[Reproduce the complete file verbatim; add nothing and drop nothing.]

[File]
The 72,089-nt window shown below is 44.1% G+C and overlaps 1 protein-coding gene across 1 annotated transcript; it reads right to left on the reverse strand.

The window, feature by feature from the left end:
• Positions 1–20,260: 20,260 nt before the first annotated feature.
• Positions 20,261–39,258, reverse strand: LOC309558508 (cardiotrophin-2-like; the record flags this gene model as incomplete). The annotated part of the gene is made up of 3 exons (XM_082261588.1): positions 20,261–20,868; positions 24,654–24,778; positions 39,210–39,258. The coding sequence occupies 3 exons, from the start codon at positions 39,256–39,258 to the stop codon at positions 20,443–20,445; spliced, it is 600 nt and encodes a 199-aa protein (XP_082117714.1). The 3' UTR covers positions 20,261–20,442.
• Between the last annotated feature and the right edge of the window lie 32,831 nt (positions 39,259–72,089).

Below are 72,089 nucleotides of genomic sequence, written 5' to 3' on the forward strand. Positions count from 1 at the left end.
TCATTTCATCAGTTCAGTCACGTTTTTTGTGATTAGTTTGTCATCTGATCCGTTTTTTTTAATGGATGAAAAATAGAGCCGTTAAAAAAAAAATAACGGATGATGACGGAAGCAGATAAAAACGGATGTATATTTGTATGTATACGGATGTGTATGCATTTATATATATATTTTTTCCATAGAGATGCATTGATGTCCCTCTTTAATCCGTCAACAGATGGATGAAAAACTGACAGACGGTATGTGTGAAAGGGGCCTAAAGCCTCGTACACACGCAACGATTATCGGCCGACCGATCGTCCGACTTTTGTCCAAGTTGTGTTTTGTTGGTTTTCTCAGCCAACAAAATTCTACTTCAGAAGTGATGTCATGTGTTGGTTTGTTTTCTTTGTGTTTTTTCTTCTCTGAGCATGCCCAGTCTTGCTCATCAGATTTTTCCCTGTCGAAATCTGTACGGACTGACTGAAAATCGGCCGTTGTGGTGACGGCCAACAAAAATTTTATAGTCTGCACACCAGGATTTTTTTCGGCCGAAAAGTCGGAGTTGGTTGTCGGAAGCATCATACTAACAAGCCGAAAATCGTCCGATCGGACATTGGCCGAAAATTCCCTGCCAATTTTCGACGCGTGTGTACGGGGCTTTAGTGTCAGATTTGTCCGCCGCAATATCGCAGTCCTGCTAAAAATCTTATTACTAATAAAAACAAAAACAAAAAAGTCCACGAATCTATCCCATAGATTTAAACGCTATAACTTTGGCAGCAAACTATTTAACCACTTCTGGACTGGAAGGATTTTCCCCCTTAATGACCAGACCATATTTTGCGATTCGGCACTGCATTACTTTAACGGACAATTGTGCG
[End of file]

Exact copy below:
The 72,089-nt window shown below is 44.1% G+C and overlaps 1 protein-coding gene across 1 annotated transcript; it reads right to left on the reverse strand.

The window, feature by feature from the left end:
• Positions 1–20,260: 20,260 nt before the first annotated feature.
• Positions 20,261–39,258, reverse strand: LOC309558508 (cardiotrophin-2-like; the record flags this gene model as incomplete). The annotated part of the gene is made up of 3 exons (XM_082261588.1): positions 20,261–20,868; positions 24,654–24,778; positions 39,210–39,258. The coding sequence occupies 3 exons, from the start codon at positions 39,256–39,258 to the stop codon at positions 20,443–20,445; spliced, it is 600 nt and encodes a 199-aa protein (XP_082117714.1). The 3' UTR covers positions 20,261–20,442.
• Between the last annotated feature and the right edge of the window lie 32,831 nt (positions 39,259–72,089).

Below are 72,089 nucleotides of genomic sequence, written 5' to 3' on the forward strand. Positions count from 1 at the left end.
TCATTTCATCAGTTCAGTCACGTTTTTTGTGATTAGTTTGTCATCTGATCCGTTTTTTTTAATGGATGAAAAATAGAGCCGTTAAAAAAAAAATAACGGATGATGACGGAAGCAGATAAAAACGGATGTATATTTGTATGTATACGGATGTGTATGCATTTATATATATATTTTTTCCATAGAGATGCATTGATGTCCCTCTTTAATCCGTCAACAGATGGATGAAAAACTGACAGACGGTATGTGTGAAAGGGGCCTAAAGCCTCGTACACACGCAACGATTATCGGCCGACCGATCGTCCGACTTTTGTCCAAGTTGTGTTTTGTTGGTTTTCTCAGCCAACAAAATTCTACTTCAGAAGTGATGTCATGTGTTGGTTTGTTTTCTTTGTGTTTTTTCTTCTCTGAGCATGCCCAGTCTTGCTCATCAGATTTTTCCCTGTCGAAATCTGTACGGACTGACTGAAAATCGGCCGTTGTGGTGACGGCCAACAAAAATTTTATAGTCTGCACACCAGGATTTTTTTCGGCCGAAAAGTCGGAGTTGGTTGTCGGAAGCATCATACTAACAAGCCGAAAATCGTCCGATCGGACATTGGCCGAAAATTCCCTGCCAATTTTCGACGCGTGTGTACGGGGCTTTAGTGTCAGATTTGTCCGCCGCAATATCGCAGTCCTGCTAAAAATCTTATTACTAATAAAAACAAAAACAAAAAAGTCCACGAATCTATCCCATAGATTTAAACGCTATAACTTTGGCAGCAAACTATTTAACCACTTCTGGACTGGAAGGATTTTCCCCCTTAATGACCAGACCATATTTTGCGATTCGGCACTGCATTACTTTAACGGACAATTGTGCG